Thursday, June 30, 2011


Today my dad and I hit up Pumpkin, a BYOB on South Street.  It is a small, ten table restaurant whose hook is serving food made from seasonal, locally sourced ingredients.  We started with grilled shrimp and a plate of raw, pickled, or slightly cooked summer vegetables.  The colors of the vegetable plate were killer, and the shrimp was very well prepared.  For the main course, my dad had skate served with hearts of palm and a Meyer lemon sauce -- not overpowering, and the fish was again simple but superbly prepared.  I had duck -- seared breast along with leg meat wrapped in pastry.  It was very tasty.  For dessert, I had a warm chocolate cake with coconut ice cream, accented with some cardamom and lemon.  Again, very well done, and I enjoyed the reasonable size of the dessert.

Pros: Very colorful and pleasing plating, fresh flavors, exceptional culinary skill
Cons: Cash only (why do such places exist in the 21st century?), food could be a bit more daring

I'd give Pumpkin a 7 out of 10**, and I would definitely come back to try something from their ever-changing menu.

**Have I rated restaurants like this before on my website?  I don't think so.  So, as a reference, on a scale of 1 to 10, I would put Vetri at 9.5 (the best restaurant I have eaten at in Philadelphia -- not a 10 because I assume that worldwide there is better), most of my top 10 restaurants in Philadelphia around 8 or so, and TGI Fridays around -2.

Wednesday, June 29, 2011

Beets are Da Bomb Diggity

I've had beets before, though mostly pickled, boiled, or thinly sliced and served raw in a salad.  Yesterday I roasted the red beets I received in my CSA shipment, as an accompaniment to some chicken paillard (or escalope, as the kids are calling it).

Wow, talk about tasty awesome.  I peeled the beets and cut them into 1/2" slices, halving the larger slices to even out the sizes of the various pieces.  Then I tossed them with extra virgin olive oil and a liberal dash of kosher salt, and put them into a 425F (~220C) oven for 25 minutes.  Honestly, they probably could have stood to roast longer, just to caramelize the edges a bit more, but regardless they were sweet, mellow, and delicious.

Thus, eight weeks into the CSA, I've discovered I really like radishes and beets.  Go figure.

Monday, June 27, 2011

CSA: Weeks 7 and 8

Oh no, I am behind!  Here is a quick recap of what I received last week and what I just picked up (15 minutes ago) this week:
  • New red potatoes
  • White cucumbers
  • Broccoli
  • Curly endive
  • Garlic scapes
  • Red chard
  • Strawberry jam
  • Blueberries
I quickly used the red chard in a pasta dish with butter and lemon (of course I overdid the lemon, and I actually do not like chard).  Both the scapes and the broccoli were used in stir fries.  I have eaten one white cucumber just to try it, and I am accumulating potatoes (week 6 also included new reds).  The endive, predictably, did not get eaten.

This week, my delivery is once again ridiculously robust.  I am doing my best to give away a few of the items:
  • Green romaine lettuce
  • Broccoli
  • Cauliflower (swapped for fennel)
  • White cucumbers
  • Collard greens
  • Pea tendrils
  • Red beets
  • Yellow squash
  • Cilantro
  • Blueberries
  • Sour cherries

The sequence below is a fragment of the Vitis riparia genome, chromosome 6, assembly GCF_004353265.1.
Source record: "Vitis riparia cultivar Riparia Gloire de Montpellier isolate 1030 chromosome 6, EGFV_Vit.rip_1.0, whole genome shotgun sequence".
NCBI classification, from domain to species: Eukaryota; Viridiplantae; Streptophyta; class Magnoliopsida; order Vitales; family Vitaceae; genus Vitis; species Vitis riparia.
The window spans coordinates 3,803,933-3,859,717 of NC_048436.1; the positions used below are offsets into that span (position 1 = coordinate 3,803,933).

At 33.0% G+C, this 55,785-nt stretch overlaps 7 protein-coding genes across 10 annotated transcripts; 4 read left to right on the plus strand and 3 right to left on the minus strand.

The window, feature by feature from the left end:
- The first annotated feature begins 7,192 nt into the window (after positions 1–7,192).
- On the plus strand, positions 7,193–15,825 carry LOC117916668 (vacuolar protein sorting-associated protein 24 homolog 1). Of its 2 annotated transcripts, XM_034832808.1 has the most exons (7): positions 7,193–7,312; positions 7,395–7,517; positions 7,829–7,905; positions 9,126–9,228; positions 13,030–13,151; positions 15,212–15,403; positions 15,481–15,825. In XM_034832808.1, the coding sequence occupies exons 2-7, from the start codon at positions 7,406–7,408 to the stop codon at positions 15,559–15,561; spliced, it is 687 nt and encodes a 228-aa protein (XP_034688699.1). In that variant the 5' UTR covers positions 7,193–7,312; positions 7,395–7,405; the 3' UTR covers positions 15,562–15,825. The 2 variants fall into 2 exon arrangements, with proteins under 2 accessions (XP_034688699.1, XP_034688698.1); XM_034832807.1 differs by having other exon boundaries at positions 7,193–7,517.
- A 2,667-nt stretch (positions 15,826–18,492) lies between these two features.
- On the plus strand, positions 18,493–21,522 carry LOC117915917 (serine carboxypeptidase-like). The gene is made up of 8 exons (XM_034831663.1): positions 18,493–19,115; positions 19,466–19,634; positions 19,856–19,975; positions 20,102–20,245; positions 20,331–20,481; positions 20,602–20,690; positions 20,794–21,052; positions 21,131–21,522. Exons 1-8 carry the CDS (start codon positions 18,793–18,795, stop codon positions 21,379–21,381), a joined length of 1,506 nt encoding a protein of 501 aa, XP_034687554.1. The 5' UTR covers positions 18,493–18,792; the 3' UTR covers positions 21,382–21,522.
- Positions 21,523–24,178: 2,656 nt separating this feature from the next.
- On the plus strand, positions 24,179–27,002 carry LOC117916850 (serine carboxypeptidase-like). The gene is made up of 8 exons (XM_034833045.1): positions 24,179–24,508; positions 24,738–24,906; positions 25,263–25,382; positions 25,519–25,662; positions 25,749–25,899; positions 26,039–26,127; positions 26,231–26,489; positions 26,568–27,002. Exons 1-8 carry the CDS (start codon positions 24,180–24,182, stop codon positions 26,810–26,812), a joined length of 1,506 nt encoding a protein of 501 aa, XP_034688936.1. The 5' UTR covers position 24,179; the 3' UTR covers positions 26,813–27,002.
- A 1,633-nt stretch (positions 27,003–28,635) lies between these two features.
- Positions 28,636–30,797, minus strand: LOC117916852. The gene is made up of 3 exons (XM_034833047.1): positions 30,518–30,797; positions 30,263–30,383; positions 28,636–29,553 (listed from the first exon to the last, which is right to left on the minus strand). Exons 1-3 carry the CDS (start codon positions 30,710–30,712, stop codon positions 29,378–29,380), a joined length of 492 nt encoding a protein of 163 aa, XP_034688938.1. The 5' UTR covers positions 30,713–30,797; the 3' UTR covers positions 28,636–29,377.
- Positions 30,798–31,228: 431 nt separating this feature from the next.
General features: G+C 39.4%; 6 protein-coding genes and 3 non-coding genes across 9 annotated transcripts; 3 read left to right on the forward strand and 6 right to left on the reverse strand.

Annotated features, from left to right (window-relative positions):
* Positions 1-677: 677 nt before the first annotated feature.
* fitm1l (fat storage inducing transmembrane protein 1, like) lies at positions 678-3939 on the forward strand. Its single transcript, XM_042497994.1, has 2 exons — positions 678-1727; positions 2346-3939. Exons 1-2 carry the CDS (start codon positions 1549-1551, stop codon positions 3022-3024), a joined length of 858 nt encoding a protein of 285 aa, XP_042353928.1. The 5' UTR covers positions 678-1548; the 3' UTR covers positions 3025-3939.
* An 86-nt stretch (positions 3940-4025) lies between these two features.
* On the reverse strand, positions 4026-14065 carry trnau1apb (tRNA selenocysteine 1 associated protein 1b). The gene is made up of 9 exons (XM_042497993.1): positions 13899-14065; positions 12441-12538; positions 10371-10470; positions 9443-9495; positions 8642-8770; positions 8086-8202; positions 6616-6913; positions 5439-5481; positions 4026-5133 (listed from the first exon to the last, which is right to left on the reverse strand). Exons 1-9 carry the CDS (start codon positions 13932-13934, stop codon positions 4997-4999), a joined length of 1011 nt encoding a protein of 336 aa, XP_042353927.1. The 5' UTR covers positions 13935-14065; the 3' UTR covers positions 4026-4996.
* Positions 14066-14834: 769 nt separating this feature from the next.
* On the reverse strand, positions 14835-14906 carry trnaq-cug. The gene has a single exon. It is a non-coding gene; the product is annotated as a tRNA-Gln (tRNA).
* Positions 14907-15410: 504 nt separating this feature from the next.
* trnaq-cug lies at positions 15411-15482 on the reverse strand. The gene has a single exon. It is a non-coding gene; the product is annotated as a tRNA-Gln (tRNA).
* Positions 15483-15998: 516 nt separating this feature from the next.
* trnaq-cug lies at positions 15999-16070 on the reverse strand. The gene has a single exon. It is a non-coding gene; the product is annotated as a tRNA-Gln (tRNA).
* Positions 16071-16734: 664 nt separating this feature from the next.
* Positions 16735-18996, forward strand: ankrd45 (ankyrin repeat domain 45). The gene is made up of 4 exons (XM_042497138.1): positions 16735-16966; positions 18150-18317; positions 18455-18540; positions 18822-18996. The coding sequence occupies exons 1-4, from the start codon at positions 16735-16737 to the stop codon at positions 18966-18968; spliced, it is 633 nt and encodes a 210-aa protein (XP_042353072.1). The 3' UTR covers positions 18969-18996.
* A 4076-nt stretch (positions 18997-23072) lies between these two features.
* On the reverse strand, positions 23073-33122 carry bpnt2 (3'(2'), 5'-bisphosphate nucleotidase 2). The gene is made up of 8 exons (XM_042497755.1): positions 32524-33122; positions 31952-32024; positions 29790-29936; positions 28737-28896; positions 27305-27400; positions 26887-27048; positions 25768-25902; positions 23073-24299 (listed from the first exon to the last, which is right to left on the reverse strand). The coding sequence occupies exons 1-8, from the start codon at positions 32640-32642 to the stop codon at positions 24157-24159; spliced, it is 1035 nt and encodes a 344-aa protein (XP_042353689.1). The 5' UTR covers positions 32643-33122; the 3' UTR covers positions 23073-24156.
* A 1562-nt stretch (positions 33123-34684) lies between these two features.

Hopefully I can find takers for the lettuce, broccoli, and maybe the cucumbers.  I do not normally cook or eat collard greens, but these ones looked really good.  I am probably going to freeze the blueberries with last week's pint.  And I have no idea what I am going to do with the sour cherries -- baking them, or maybe some sort of compote or sauce to go with duck or those beef short ribs I have in the freezer.  I am looking forward to trying the beets (I like beets, but never cook with them) and the squash.

Wednesday, June 22, 2011

11 days on the Philly food scene

Over the last eleven days, I have eaten at three exceptional restaurants in Philadelphia, so I thought I'd post three nano-reviews:

Amada: Jose Garces's Philly flagship, serves high-end Spanish (and Spanish-inspired) tapas.  We had the chef's tasting menu paired with wine.  Overall it was very good, though I can't help thinking that compared to his other small plates restaurants, Tinto is a bit tastier and Distrito is more creative.  The standout dish of the night, in my mind, was some amazing grilled Spanish rock octopus -- perfectly charred yet still marvelously tender.  Runner-up were raw oysters with strawberry escabeche.

Zinc: Zinc is a French neighborhood bistro, and walking into the place it certainly felt that way, all the way from the decor and the music playing to the menu itself.  It was my dad's birthday, and he loves duck, so I had ordered ahead of time Zinc's signature pressed duck dinner.  The stars of this show are the duck, the antique press, and the chef.  The chef came out and showed us the duck, which had been roasted for 14 minutes at 500F (260C).  He removed the breasts and placed them in a pan tableside, then removed the wings and legs (sending them back to the kitchen for the second course).  Then he chopped up the carcass and placed it into the press, while sauteing the breasts.  Then the chef pressed the carcass, collecting a steady stream of red liquid in a saucepan.  After flambeing the breasts and setting them aside, he reduced the liquid into a sauce, strained it once, and then continued reducing.  Finally, the crisp duck breasts are served with the dark, rich sauce (which includes blood, other juices, marrow, and I think some of the organs).  The sauce was rich and decadent, and went perfectly with the duck.  The second course consisted of the grilled wings and legs.  They were a bit chewy, but even more flavorful than the duck breast.  If I lived closer to this place, I would probably go once a month.